Use Twitter when promoting any new openings at your startup; tweet with special hashtags for #hiring, #startupjobs and whatever industry or trade you're hiring from to get the attention of the right candidates.
Compile a list of potential candidates and evaluate their Twitter activity by looking at their number of followers as well as the quality of their tweets.
Referrals are the lifeblood of many a business. It works the same when it comes to recruitment via social media. Ask your Twitter, Facebook and LinkedIn contacts for solid leads for the new position in your company. By having someone come pre-qualified, you end up with (usually) a better candidate and someone whom you can trust.
6. Require candidates to submit personalised cover emails.
Have them explain why your startup interests them and why they are the best candidate for the job. If they don’t take the time to write this personalized cover email, don’t even look at their LinkedIn profile. They’re not serious. And they probably can’t write.
7. Use recruiters/agencies intelligently.
Recruiters can be your best friend, or they can suck up your time and take all the money you don’t have. Find great ones and convince them to take far less than 10% commission in the interest of receiving lots of new job postings as you grow. Either that or negotiate a flat fee per employed recruit.
8. Flood the market with outreach.
Post job descriptions everywhere that is even remotely relevant…wherever a great candidate might go. You NEVER know where your eventual candidate might be, so plant your seeds in many places. And of course, ask your network. All you need is that ONE great candidate that may just revolutionise your business.
9. Work quickly.
Review each interested candidate’s profile instantly. The great people get snatched up quickly.
10. Refine your pitch.
You need to SELL to these great candidates. Just like you’re going to sell your early customers. If you believe in your product, your vision, your team and you, then this part should be a breeze.
Create short-term goals as a series of 'real options.'
Short-term goals are specific milestones that the entrepreneur sets over a period of months, and the idea of real options means that each short-term goal is a frugal experiment. Setting good short-term goals reflects how effective the CEO is at getting stuff done. For example, the first short-term goal might be to figure out the startup’s business model, the next might be to get customers to use or pay for the product, and the third to expand success from one market to five around the world.
Articulate the startup's long-term goals.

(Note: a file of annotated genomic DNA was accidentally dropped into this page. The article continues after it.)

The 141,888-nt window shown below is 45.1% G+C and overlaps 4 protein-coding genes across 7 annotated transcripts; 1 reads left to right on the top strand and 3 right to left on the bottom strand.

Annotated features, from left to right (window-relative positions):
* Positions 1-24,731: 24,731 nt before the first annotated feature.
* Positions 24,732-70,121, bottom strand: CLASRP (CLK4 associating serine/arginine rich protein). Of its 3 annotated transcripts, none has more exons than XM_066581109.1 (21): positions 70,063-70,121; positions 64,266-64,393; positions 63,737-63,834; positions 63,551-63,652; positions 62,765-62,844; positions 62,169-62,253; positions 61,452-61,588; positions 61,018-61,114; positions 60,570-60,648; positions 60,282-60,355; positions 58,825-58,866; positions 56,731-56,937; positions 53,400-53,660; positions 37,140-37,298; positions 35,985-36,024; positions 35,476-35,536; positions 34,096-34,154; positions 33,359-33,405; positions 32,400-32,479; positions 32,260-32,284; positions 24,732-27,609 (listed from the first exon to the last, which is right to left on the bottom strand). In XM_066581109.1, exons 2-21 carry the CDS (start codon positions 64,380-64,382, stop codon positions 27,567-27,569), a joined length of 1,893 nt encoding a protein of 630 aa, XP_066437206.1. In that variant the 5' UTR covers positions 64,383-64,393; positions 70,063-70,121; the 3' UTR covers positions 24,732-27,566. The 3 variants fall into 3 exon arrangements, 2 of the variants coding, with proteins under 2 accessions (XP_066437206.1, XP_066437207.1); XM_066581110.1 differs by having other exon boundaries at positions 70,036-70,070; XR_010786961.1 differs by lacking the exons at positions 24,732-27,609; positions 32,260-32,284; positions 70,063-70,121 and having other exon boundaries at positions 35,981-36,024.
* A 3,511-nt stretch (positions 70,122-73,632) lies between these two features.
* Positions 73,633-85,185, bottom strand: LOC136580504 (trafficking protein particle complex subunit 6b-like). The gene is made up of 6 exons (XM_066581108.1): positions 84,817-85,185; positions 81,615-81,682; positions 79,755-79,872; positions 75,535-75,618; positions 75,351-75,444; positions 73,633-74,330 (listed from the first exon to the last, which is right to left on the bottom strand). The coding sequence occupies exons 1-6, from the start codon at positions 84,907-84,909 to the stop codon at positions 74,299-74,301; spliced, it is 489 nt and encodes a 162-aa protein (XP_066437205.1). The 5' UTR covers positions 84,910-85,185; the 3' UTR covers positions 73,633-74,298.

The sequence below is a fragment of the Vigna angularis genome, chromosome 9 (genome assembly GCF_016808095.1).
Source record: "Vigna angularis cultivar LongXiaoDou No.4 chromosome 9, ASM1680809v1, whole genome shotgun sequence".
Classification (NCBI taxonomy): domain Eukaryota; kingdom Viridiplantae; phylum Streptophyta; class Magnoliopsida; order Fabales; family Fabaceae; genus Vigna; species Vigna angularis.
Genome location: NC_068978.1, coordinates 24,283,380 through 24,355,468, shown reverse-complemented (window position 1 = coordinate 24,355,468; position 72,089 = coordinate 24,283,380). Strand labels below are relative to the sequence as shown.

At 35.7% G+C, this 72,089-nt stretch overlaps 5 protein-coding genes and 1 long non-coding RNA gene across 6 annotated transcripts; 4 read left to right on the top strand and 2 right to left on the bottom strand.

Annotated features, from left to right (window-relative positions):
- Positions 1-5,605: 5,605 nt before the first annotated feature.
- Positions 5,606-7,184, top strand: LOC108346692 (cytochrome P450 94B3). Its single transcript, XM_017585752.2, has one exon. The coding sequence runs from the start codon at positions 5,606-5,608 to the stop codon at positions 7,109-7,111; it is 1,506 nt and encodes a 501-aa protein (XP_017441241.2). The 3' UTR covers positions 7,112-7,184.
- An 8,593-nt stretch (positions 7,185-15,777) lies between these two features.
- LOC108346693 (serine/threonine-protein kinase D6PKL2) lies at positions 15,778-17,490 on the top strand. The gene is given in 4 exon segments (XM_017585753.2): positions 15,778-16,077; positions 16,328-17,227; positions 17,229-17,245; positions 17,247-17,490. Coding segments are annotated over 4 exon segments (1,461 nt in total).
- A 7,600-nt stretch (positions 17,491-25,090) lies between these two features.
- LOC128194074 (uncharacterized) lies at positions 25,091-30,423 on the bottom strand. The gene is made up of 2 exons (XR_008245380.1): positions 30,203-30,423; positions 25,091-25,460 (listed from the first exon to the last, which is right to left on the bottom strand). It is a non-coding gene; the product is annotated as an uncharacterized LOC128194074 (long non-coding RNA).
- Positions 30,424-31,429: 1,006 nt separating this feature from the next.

How will an employee get a return on the stock they receive in exchange for giving up their life to your startup over the next five years? Long-term goals describe a tangible way that the entrepreneur will measure the venture’s success, say, five years into the future. Long-term goals include being the leader in an important new market, becoming a big public company, being acquired by a bigger company, or remaining permanently private and independent.
11. Conduct your initial interview via video.
No audio-only calls. A 30-minute Skype video call is all you need to figure out if it’s worth setting up an in-person interview.
12. Call references.
This is not a formality. Conduct two to three reference calls. Make sure you do this. You can obtain phenomenal “colour” on the candidate such as how they optimally work, what makes them tick, what challenges they need to overcome, what they are better at than anyone else, how much did their colleagues like them, and most importantly, what level of integrity and what kind of character is the candidate.
13. Sometimes a done deal just isn't a done deal.
You may get pretty deep into the process of finding, interviewing, recruiting, selling, offering, hiring and starting a new person…and then for whatever reason, it just doesn’t work out. It happens. Get over it. Hit the recruiting pavement the next morning with new energy.
Three other key points:
- Make it easy for people to apply.
- Referrals are key.
- Building buzz is good for business too.
Hiring an early team of A-players is not easy, and it isn't for the faint of heart. The most important thing is to be persistent and never give up.
“People inspire you, or they drain you. PICK THEM WISELY.”
Hans F. Hasen